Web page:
There was a worry that this film would serve as an inspiration for assholes. That a large amount of disaffected white men (and lets face it, it would be white guys) would see this movie and think “yes, the world also mistreats me, I held a door open for a woman earlier and she didn’t even offer me sex. I’m going to kill people, I’m a hero”. Considering this film is about the character inspiring a movement, these fears weren’t completely unfounded. After seeing this film I think it’s less likely to be the case, purely because of how utterly pathetic the character is at times. He’s shown to be terrible with people, not that smart, not charismatic as himself, and not funny. Anybody who would see this as a role model is beyond hope in the first place.

Don’t get me wrong, you do feel sympathy for the character, he is mistreated by a lot of people, and the healthcare system in general. The turning point is when he’s beaten by three suited asswipes. He shoots two of them in self-defence, then hunts the third one down and executes him in cold blood. It’s at this point he goes from “oh no, poor guy” to “oh, he’s an asshole” and it is superbly done. A lot of the deaths in here are really good actually, there’s one in particular which is so brutal it’s incredibly uncomfortable, in a good way. The moment where he shoots someone on live television didn’t really work as well for me. I get what they were going for but I think it would have been more effective if we saw more people watching the broadcast to really hit home what’s happening. We get the reaction of the studio audience, but that’s pretty much it. The chaos that follows that scene is so intense it gives you a sense of dread for society in general, so that’s good. Now, the closing scene, it feels a bit too “arty” and “this is deep” to be an effective closer. It kind of works but I feel could and should have been better.

So in summary, you DEFINITELY should see this film. You may not enjoy it, but you will like it. It’s intense, exhilarating, and features one of the best performances you’ll see in a long time. It’s not a “greatest movie ever” film, but it’s definitely going to be a highlight of the year.

The Kitchen (2019)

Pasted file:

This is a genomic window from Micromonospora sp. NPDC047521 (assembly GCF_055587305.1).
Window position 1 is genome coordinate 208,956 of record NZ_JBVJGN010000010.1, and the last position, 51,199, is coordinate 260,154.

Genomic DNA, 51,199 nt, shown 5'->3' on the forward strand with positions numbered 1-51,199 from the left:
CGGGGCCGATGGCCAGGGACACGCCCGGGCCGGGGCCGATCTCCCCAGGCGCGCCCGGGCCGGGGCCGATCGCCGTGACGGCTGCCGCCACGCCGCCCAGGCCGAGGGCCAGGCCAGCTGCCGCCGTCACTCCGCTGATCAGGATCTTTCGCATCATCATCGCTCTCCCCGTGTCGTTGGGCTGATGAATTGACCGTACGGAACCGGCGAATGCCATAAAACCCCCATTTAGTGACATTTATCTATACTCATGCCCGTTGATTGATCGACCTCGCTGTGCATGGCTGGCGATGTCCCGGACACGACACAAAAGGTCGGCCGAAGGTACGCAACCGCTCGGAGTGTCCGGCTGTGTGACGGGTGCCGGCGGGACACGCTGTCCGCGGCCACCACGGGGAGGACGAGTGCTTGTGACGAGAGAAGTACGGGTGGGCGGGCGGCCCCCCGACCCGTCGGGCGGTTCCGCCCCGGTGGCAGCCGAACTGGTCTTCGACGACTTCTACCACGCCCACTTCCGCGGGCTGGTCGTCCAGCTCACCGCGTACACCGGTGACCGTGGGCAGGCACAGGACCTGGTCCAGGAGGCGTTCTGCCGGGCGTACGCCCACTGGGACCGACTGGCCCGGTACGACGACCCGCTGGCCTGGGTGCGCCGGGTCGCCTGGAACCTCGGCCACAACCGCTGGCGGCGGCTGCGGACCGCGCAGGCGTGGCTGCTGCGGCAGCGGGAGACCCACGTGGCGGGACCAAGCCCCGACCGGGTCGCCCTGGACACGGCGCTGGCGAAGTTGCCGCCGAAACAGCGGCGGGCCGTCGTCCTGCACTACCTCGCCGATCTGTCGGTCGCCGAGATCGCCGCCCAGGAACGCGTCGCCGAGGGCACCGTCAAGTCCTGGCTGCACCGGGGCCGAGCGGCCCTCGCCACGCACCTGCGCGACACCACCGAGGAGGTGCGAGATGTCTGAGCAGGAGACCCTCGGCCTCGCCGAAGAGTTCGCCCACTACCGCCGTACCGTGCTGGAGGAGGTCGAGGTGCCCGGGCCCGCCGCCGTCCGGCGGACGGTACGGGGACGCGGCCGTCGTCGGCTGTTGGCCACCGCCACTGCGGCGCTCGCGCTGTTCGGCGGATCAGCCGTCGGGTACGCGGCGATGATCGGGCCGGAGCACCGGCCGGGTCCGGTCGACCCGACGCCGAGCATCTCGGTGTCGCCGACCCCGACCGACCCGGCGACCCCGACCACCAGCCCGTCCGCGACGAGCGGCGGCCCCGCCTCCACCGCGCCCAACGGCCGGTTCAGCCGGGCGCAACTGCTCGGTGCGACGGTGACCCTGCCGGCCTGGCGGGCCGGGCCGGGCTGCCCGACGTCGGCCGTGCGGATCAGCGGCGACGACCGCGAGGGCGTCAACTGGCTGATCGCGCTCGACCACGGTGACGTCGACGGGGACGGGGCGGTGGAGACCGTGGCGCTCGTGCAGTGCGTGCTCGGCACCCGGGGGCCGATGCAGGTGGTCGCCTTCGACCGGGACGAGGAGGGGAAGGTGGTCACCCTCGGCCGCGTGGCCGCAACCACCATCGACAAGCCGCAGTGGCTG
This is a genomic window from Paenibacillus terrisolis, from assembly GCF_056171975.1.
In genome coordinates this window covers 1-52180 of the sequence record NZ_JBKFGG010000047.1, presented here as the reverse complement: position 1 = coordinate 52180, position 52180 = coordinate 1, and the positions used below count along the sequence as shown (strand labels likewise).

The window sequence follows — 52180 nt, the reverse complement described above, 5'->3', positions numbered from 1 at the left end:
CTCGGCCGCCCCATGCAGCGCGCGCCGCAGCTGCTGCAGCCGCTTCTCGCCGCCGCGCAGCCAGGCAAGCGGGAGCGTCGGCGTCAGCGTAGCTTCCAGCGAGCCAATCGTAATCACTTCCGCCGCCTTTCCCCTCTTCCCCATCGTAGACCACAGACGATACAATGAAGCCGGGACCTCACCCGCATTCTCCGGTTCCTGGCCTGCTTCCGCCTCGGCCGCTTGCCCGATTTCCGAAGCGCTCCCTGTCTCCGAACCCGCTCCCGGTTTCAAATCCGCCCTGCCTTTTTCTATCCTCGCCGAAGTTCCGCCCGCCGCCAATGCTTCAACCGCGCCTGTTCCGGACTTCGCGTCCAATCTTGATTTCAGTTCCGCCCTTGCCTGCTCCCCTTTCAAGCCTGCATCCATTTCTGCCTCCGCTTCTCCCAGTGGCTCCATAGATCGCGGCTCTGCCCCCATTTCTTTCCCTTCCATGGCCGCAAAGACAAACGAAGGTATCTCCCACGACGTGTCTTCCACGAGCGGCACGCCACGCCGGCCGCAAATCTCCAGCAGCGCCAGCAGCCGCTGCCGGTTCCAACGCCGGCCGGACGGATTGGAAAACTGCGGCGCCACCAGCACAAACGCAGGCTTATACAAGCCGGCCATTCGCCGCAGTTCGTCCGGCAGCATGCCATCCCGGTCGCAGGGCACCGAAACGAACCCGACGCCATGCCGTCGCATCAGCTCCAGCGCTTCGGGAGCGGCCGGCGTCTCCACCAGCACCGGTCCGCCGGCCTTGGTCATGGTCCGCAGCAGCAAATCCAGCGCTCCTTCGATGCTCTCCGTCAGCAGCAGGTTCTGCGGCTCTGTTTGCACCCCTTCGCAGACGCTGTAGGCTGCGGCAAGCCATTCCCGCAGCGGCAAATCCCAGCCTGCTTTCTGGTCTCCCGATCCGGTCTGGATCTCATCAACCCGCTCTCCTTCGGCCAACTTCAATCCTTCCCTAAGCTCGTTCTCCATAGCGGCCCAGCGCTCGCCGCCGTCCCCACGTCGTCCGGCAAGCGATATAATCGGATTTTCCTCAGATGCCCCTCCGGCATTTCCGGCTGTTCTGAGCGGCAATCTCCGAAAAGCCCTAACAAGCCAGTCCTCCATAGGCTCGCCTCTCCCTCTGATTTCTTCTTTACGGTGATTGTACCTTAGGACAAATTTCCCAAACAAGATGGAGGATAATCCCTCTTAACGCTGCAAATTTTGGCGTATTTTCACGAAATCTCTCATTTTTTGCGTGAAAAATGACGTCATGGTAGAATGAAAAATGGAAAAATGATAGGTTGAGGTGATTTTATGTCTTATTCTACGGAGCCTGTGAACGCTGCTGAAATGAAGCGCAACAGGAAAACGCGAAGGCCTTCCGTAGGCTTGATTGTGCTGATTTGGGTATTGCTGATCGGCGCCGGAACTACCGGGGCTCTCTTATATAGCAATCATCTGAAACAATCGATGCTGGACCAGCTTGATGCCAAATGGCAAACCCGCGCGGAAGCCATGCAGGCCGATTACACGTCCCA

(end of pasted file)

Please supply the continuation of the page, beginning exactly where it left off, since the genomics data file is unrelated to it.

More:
I was quite excited by this, it seemed like an interesting an fresh story (albeit one based on a comic book series so not entirely original) starring Melissa McCarthy in a not “I’m fat and swear a lot, this is comedy” role. It seemed like an interesting idea. So I was kind of disappointed with the final product. The whole thing seems like a bunch of wasted opportunities. It does have to be said how good the central performances are though; McCarthy is great in it, as is Tiffany Haddish, and Elisabeth Moss, my favourite performance though is Domhnall Gleeson, who is quietly building up a REALLY solid filmography in terms of performance; Brooklyn, Ex Machina, Star Wars etc. His performance in this is kind of terrifying in a great way, he seems like a cold-blooded killer. The cast does lead me to one of the big issues with this film; there are too many bland characters. There are people who you are supposed to recognise so you can be like “Wow, I can’t believe their relative did that”, but you don’t recognise them so it just seems like someone did something and you don’t get the importance of it until it’s revealed by dialogue later on. I think part of this is because it builds up characters as important threats, and then just kills them without fanfare. This means all that time spent developing that character feels kind of wasted. The twist near the end also doesn’t seem to land. I think the reason for that is because it’s supposed to be a big deal, but happens so close to the end that the ramifications of it never hit home, especially since about 4 minutes after the “big betrayal” there’s a “we need to put aside our differences and work together” scene which ends the film. So really it had no impact on the plot at all. I’m interested to read the comic this is based on, just to see if it makes the same mistakes.